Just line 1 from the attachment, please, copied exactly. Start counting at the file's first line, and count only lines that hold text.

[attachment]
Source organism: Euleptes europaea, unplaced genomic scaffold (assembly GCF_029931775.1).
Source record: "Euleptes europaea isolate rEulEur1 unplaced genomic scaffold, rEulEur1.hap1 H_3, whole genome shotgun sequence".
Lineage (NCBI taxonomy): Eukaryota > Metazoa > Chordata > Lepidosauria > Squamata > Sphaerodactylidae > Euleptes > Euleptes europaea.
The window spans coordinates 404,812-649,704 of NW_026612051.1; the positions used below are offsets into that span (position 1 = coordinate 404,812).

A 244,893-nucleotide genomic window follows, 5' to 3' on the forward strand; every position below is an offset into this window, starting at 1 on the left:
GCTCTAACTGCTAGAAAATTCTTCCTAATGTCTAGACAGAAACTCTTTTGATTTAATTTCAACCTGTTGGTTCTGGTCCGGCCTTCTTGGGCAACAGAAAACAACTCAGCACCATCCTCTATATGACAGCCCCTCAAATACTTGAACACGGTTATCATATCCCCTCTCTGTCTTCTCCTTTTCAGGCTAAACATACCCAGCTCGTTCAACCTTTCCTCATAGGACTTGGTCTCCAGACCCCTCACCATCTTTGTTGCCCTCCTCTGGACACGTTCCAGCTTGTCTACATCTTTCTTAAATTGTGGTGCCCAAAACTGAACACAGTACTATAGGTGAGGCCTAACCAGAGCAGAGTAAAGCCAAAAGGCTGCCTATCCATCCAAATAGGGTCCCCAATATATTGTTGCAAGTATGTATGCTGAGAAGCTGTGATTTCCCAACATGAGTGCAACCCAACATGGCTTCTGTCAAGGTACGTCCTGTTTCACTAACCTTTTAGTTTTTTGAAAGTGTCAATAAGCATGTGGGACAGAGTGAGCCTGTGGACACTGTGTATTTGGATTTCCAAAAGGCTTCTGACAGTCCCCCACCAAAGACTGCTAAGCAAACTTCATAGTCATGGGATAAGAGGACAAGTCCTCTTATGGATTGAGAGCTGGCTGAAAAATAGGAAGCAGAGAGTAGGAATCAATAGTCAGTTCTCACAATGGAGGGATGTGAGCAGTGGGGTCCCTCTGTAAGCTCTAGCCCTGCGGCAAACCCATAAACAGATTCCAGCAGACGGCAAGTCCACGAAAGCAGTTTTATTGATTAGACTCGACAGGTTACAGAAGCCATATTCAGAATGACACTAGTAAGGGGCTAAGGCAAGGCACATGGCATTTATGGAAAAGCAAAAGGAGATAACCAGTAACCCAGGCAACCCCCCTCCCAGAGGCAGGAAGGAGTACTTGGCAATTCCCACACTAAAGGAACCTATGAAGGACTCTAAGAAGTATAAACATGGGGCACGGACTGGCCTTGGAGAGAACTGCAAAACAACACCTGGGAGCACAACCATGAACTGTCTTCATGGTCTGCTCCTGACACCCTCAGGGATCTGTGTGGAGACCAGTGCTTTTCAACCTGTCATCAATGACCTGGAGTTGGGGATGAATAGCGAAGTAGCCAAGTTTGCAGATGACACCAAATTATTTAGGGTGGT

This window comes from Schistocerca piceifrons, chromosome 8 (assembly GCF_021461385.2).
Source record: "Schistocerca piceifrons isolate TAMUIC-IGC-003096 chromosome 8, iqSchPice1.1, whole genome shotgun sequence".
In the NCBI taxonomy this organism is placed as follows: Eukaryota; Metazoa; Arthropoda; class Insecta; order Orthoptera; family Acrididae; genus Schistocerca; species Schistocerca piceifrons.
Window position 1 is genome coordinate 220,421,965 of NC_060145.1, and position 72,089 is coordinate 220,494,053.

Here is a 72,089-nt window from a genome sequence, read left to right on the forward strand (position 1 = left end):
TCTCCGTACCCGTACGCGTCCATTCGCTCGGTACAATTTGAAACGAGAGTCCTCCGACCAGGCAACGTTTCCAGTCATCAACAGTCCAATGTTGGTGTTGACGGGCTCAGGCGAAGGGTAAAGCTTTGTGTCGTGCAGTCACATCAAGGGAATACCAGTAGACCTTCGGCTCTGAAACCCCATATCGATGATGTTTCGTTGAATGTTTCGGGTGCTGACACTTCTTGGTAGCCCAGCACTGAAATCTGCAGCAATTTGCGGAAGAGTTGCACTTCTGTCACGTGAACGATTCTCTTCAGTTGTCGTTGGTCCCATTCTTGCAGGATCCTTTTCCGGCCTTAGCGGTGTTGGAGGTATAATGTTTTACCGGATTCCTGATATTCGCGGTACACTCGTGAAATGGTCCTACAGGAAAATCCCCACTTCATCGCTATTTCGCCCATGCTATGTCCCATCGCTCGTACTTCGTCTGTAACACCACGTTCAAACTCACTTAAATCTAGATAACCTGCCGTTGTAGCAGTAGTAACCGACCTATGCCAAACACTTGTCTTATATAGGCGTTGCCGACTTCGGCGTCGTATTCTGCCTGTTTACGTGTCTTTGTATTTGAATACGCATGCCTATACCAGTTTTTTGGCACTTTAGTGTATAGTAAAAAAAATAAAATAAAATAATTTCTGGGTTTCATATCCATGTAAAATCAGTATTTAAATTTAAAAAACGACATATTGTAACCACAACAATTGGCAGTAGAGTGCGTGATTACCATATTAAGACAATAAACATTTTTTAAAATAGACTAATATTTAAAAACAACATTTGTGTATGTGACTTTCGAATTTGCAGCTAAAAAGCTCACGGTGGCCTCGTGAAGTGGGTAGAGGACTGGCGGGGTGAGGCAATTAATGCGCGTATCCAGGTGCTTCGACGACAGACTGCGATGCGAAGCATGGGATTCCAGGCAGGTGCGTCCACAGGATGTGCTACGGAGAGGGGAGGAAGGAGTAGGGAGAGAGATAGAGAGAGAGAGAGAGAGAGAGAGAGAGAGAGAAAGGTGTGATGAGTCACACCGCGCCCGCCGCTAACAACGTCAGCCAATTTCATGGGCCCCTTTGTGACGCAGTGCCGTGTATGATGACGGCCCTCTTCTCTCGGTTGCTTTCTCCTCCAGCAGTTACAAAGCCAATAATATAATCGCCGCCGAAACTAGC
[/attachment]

Source organism: Euleptes europaea, unplaced genomic scaffold (assembly GCF_029931775.1).